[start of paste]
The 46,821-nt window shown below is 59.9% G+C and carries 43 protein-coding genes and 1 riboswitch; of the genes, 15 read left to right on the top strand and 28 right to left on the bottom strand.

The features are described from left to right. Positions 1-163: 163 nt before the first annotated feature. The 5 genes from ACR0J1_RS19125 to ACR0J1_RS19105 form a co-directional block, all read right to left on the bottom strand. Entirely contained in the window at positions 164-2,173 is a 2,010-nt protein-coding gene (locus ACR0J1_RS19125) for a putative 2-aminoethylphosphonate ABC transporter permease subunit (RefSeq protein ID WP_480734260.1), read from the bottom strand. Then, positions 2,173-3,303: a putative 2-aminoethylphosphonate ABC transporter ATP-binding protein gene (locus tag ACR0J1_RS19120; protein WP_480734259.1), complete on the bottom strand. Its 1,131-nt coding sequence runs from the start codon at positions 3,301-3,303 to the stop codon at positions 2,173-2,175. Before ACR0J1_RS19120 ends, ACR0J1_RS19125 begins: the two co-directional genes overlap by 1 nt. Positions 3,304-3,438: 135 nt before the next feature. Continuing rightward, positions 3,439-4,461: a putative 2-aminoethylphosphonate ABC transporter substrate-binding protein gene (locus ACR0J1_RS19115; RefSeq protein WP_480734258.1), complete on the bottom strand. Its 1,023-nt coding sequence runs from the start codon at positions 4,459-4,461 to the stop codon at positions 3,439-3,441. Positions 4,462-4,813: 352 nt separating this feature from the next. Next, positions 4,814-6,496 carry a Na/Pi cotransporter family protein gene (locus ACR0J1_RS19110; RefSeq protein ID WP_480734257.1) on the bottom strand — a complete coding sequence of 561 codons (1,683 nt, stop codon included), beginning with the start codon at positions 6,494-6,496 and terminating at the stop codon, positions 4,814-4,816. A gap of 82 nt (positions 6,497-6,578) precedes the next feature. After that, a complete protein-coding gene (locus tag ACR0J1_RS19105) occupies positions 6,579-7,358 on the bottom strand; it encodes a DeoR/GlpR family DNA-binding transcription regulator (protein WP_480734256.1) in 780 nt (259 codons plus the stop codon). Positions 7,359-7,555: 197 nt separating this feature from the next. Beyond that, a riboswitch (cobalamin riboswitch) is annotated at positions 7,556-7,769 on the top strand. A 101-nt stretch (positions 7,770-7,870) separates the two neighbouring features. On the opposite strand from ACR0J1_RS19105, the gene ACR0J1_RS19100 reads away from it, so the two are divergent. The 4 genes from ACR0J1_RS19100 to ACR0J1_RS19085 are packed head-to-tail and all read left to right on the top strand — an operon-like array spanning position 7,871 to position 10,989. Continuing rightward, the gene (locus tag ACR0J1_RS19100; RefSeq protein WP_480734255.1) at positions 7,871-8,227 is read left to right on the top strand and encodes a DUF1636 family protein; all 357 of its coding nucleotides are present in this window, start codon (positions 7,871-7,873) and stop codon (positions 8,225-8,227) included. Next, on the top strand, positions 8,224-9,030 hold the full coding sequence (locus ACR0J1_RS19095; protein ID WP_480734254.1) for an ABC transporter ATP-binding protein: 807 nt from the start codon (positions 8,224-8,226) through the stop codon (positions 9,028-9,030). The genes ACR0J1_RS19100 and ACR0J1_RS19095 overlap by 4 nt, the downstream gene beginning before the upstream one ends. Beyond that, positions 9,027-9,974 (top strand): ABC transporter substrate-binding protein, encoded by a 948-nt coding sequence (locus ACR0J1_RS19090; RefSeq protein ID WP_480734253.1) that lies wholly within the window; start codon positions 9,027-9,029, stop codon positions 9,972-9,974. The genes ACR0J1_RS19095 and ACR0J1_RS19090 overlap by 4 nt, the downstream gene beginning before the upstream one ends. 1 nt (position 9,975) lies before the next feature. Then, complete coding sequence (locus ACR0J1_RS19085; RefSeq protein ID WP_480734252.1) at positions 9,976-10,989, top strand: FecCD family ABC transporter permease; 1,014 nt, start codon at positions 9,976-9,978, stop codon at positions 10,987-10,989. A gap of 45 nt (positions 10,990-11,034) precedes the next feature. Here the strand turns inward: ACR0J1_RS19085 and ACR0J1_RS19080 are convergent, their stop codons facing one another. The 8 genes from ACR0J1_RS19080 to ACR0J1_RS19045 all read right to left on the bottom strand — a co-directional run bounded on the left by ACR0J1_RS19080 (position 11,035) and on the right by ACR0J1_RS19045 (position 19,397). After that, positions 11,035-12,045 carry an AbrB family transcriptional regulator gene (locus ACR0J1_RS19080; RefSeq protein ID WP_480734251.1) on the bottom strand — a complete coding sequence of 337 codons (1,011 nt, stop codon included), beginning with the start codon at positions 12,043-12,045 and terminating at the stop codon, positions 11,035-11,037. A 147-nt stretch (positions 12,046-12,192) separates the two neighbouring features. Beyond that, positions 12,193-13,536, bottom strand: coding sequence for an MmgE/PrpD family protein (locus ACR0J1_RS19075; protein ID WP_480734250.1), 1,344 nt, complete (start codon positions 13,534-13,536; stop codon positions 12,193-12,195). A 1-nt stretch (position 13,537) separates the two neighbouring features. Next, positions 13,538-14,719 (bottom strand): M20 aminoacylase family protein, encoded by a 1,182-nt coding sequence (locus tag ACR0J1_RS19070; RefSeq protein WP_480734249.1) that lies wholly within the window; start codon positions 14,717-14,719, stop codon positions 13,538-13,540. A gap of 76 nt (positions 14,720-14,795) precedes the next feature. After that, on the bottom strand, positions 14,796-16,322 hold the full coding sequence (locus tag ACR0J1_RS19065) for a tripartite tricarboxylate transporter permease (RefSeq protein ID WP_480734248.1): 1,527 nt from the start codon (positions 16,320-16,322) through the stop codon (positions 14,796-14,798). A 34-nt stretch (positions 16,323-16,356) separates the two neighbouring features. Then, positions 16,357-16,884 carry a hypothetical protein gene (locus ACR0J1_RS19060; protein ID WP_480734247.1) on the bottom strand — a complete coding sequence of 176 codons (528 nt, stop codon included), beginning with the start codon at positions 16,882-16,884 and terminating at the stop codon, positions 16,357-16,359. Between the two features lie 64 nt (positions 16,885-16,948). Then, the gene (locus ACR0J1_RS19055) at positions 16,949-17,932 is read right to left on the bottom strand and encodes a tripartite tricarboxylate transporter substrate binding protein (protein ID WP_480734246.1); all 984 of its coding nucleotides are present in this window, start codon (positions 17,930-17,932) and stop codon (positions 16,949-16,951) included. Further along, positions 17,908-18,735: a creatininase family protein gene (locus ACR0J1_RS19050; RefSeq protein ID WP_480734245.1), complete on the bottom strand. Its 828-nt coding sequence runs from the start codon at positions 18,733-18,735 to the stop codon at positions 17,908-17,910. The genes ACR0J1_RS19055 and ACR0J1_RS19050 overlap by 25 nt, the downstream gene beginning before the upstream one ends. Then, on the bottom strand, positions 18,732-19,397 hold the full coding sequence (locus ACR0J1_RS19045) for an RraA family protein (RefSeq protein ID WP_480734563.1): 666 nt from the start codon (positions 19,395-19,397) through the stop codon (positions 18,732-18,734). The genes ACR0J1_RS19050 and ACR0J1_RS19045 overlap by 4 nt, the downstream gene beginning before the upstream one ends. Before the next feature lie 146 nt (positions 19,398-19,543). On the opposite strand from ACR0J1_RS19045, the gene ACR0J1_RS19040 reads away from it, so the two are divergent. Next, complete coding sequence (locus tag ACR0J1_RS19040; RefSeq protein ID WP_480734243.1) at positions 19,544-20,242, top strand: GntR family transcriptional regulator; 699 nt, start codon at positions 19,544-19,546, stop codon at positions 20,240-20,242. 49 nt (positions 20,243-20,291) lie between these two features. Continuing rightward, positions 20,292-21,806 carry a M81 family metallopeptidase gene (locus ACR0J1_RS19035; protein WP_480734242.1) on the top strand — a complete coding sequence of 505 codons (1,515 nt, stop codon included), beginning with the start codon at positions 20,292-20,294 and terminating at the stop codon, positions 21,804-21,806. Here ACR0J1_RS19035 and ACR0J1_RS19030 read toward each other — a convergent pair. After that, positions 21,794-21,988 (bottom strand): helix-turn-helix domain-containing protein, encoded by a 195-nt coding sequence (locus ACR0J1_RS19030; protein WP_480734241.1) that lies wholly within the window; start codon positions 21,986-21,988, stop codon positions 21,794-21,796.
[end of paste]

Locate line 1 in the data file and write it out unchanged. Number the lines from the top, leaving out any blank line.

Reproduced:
The 46,821-nt window shown below is 59.9% G+C and carries 43 protein-coding genes and 1 riboswitch; of the genes, 15 read left to right on the top strand and 28 right to left on the bottom strand.